Texas Secretary of State

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Texas Secretary of State
General information
Office Type:  Partisan
Office website:  Official Link
2013 FY Budget:  $26,214,760
Term limits:  None
Structure
Length of term:   Serves concurrent with appointing governor
Authority:  Texas Constitution, Article 4, Section 21
Selection Method:  Appointed by Governor
Current Officeholder
Name:  Carlos H. Cascos
Officeholder Party:  Republican
Assumed office:  March 7, 2015
Compensation:  $125,880
Other Texas Executive Offices
GovernorLieutenant GovernorSecretary of StateAttorney GeneralComptrollerAuditorEducation CommissionerAgriculture CommissionerInsurance CommissionerLand CommissionerWorkforce CommissionPublic Utility CommissionRailroad Commission
The Texas Secretary of State is an appointed position in the U.S. state of Texas. The secretary of state is appointed by the governor, with confirmation by the state Senate. The secretary's duties include serving as chief election officer for Texas, assisting county election officials, ensuring the uniform application and interpretation of election laws throughout Texas. Additionally, the secretary publishes government rules and regulations and commissions notaries public. The secretary of state is the keeper of the state seal.

Current officeholder

The current officeholder is Republican Carlos H. Cascos. He was appointed by Gov. Greg Abbott (R) on November 11, 2014, and confirmed by the Texas State Senate on February 18, 2015.[1] Cascos, a former Cameron County judge, assumed office on March 7, 2015.[2]

Authority

Article 4, Section 21 of the Texas Constitution establishes an office of Secretary of State:

There shall be a Secretary of State, who shall be appointed by the Governor, by and with the advice and consent of the Senate, and who shall continue in office during the term of service of the Governor.


Qualifications

There are no specific qualifications for this office.

Duties

Article 4, Section 21 of the Texas Constitution defines certain duties of the secretary of state:

He shall authenticate the publication of the laws, and keep a fair register of all official acts and proceedings of the Governor, and shall, when required, lay the same and all papers, minutes and vouchers relative thereto, before the Legislature, or either House thereof, and shall perform such other duties as may be required of him by law.

Further, Article 4, Section 19 of the Texas Constitution names the secretary of state as the keeper of the State Seal:

There shall be a Seal of the State which shall be kept by the Secretary of State, and used by him officially under the direction of the Governor.

Divisions

  • Elections Division:

The Elections Division provides assistance and advice to election officials on the proper conduct of elections.

  • Corporations Division:

The Corporations Section is responsible for the receipt, filing and permanent maintenance and retention of documents that create or affect business organizations and non-profit entities.

  • Business and Public Filings Division:

The Business and Public Filings Division consists of four different sections that maintain filings and records related to Texas corporations, financial and banking transactions, executive branch commissions, Legislative mandates, and other public organizations.[3]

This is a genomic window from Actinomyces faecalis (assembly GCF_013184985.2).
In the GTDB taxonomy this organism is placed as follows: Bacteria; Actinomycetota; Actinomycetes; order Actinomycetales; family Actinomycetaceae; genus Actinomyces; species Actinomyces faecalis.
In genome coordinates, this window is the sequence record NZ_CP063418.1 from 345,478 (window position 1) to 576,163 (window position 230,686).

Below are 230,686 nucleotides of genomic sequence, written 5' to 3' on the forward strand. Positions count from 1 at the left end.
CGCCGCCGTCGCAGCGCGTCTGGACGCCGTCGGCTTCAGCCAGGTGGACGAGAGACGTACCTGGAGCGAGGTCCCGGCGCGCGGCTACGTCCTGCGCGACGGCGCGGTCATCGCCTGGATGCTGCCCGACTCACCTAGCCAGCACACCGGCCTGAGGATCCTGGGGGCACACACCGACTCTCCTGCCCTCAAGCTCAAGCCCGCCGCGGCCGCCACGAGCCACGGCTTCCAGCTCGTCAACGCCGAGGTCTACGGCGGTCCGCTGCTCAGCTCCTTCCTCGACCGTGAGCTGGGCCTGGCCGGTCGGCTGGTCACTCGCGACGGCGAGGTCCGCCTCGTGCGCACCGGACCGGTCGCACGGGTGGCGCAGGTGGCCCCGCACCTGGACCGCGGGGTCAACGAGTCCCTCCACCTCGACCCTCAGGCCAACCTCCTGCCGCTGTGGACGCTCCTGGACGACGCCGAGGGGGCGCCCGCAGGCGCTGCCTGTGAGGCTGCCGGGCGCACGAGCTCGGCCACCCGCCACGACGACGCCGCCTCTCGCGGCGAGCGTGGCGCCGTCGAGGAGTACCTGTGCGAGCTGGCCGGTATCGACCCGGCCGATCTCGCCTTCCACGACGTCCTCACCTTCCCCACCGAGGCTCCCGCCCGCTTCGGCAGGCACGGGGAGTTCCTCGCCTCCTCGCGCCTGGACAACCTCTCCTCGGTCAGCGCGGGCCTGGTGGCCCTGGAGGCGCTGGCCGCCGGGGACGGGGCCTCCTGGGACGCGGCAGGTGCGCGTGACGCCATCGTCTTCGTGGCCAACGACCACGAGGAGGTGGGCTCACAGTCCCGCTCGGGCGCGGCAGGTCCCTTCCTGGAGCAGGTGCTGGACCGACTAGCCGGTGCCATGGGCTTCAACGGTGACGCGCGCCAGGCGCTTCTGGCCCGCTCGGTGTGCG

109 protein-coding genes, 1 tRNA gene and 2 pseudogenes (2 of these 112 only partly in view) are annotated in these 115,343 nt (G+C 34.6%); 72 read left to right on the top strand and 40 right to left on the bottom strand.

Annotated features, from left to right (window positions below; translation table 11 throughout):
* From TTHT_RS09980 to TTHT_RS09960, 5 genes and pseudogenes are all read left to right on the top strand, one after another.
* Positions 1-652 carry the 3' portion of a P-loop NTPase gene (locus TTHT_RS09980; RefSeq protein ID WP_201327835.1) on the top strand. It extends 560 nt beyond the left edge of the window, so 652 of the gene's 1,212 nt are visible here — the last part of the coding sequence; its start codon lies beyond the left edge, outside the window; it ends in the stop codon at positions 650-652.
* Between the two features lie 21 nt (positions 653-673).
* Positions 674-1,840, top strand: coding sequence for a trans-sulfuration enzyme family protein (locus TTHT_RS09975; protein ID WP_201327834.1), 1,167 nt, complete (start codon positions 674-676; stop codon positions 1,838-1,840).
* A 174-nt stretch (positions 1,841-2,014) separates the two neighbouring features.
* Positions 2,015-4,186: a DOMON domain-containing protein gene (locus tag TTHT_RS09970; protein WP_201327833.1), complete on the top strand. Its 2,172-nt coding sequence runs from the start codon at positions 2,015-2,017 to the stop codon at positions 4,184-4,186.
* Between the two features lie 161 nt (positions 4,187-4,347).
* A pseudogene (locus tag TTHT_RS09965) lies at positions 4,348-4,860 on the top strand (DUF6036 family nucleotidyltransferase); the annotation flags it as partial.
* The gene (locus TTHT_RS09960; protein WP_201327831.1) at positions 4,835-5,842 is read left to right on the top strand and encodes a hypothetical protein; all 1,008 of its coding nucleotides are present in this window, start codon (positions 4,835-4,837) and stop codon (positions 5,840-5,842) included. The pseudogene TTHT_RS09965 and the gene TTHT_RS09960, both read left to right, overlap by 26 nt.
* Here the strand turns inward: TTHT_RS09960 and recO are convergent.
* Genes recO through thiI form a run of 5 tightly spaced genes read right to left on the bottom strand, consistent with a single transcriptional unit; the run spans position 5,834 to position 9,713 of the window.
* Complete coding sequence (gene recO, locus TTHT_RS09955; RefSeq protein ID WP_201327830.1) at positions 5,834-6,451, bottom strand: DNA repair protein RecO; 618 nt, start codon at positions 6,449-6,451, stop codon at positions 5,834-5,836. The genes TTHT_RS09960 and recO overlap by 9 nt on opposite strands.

Appointments

See also: States with gubernatorial term limits, State legislatures with term limits

Under Article IV, Section 21 of the Texas Constitution, the Texas Secretary of State is an appointed statewide position chosen by the governor "with the advice and consent of the Senate." The officer selected for this position serves for the same length of time as that of the governor. There are no term limits for this office.

Vacancies

The Texas Secretary of State is appointed by the Governor of Texas. In the event of a vacancy, the governor appoints the replacement with the advice of the state Senate.

State budget

See also: Texas state budget and finances

The budget for the Secretary of State's office in Fiscal Year 2013 was $26,214,760.[4]

Compensation

See also: Compensation of state executive officers

DocumentIcon.jpg See statutes: Texas Statutes Title 6, Chapter 659

The secretary of state, along with the rest of Texas' executive officers, is entitled by Article 4, Section 21 of the Texas Constitution to receive an annual salary, pursuant to Title 6, Section 659.011 of the Texas Statutes. The legislature was empowered to set the salaries of executive branch officers by a 1954 constitutional amendment. Prior to that, the constitution stipulated the salary amounts paid to each officer.[5] The amounts are fixed by the biennial General Approprations Act.

2014

In 2014, the secretary received a salary of $125,880, according to the Council of State Governments.[6]

2013

In 2013, the secretary received a salary of $125,880, according to the Council of State Governments.[7]

2012

In 2012, the secretary received a salary of $125,880, according to the Council of State Governments.

2010

In 2010, the secretary received a salary of $125,880.[8]

Historical officeholders

Note: Ballotpedia's state executive officials project researches state official websites for chronological lists of historical officeholders. That information for the Texas Secretary of State has not yet been added because the information was unavailable on the relevant state official websites, or we are currently in the process of formatting the list for this office. If you have any additional information about this office for inclusion on this section and/or page, please email us.

Recent news

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Contact Information

Capitol Address:
Texas

Texas Secretary of State
P.O. Box 12887
Austin, Texas 78711-2887

Phone: (512) 463-5600
E-mail: secretary@sos.state.tx.us

See also

External links

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References